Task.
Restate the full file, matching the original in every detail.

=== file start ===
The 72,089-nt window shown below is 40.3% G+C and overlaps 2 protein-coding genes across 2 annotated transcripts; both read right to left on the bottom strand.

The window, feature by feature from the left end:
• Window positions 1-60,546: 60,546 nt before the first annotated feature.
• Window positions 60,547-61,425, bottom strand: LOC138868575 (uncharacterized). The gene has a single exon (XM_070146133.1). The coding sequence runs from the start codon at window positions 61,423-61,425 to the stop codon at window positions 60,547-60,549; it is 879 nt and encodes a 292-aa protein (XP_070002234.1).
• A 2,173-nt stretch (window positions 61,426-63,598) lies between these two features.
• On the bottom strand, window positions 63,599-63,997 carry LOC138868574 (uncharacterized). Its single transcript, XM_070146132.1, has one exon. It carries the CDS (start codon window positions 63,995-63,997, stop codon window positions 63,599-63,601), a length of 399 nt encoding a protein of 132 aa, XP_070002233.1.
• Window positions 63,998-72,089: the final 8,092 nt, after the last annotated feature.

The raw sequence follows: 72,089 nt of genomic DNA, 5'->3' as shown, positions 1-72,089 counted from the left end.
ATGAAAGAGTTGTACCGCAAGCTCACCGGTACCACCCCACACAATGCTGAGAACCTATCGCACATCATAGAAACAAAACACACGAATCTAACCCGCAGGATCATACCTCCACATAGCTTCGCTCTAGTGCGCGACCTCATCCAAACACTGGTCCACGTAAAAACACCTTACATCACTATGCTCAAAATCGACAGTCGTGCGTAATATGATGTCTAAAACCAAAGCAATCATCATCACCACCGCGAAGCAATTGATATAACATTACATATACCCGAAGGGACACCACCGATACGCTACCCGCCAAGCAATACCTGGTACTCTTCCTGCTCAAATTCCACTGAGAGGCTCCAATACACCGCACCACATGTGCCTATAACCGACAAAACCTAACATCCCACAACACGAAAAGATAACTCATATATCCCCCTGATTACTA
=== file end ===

The 72,089-nt window shown below is 40.3% G+C and overlaps 2 protein-coding genes across 2 annotated transcripts; both read right to left on the bottom strand.

The window, feature by feature from the left end:
• Window positions 1-60,546: 60,546 nt before the first annotated feature.
• Window positions 60,547-61,425, bottom strand: LOC138868575 (uncharacterized). The gene has a single exon (XM_070146133.1). The coding sequence runs from the start codon at window positions 61,423-61,425 to the stop codon at window positions 60,547-60,549; it is 879 nt and encodes a 292-aa protein (XP_070002234.1).
• A 2,173-nt stretch (window positions 61,426-63,598) lies between these two features.
• On the bottom strand, window positions 63,599-63,997 carry LOC138868574 (uncharacterized). Its single transcript, XM_070146132.1, has one exon. It carries the CDS (start codon window positions 63,995-63,997, stop codon window positions 63,599-63,601), a length of 399 nt encoding a protein of 132 aa, XP_070002233.1.
• Window positions 63,998-72,089: the final 8,092 nt, after the last annotated feature.

The raw sequence follows: 72,089 nt of genomic DNA, 5'->3' as shown, positions 1-72,089 counted from the left end.
ATGAAAGAGTTGTACCGCAAGCTCACCGGTACCACCCCACACAATGCTGAGAACCTATCGCACATCATAGAAACAAAACACACGAATCTAACCCGCAGGATCATACCTCCACATAGCTTCGCTCTAGTGCGCGACCTCATCCAAACACTGGTCCACGTAAAAACACCTTACATCACTATGCTCAAAATCGACAGTCGTGCGTAATATGATGTCTAAAACCAAAGCAATCATCATCACCACCGCGAAGCAATTGATATAACATTACATATACCCGAAGGGACACCACCGATACGCTACCCGCCAAGCAATACCTGGTACTCTTCCTGCTCAAATTCCACTGAGAGGCTCCAATACACCGCACCACATGTGCCTATAACCGACAAAACCTAACATCCCACAACACGAAAAGATAACTCATATATCCCCCTGATTACTA